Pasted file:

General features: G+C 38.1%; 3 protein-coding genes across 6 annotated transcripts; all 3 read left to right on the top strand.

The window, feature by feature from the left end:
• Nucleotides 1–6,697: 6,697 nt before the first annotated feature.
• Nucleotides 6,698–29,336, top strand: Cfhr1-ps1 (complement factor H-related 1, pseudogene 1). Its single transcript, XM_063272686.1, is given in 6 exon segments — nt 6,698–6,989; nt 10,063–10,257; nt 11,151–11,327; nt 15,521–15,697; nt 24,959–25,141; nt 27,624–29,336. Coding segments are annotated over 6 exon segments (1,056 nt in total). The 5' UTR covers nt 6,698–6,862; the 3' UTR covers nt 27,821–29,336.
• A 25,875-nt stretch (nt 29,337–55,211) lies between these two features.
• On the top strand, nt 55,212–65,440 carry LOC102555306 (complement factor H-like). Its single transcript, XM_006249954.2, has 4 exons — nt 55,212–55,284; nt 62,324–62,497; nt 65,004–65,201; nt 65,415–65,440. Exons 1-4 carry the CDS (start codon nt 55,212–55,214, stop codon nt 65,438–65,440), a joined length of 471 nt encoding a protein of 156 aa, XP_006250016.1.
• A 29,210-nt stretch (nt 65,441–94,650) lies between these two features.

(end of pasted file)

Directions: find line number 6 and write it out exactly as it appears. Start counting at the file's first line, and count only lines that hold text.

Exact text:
• On the top strand, nt 55,212–65,440 carry LOC102555306 (complement factor H-like). Its single transcript, XM_006249954.2, has 4 exons — nt 55,212–55,284; nt 62,324–62,497; nt 65,004–65,201; nt 65,415–65,440. Exons 1-4 carry the CDS (start codon nt 55,212–55,214, stop codon nt 65,438–65,440), a joined length of 471 nt encoding a protein of 156 aa, XP_006250016.1.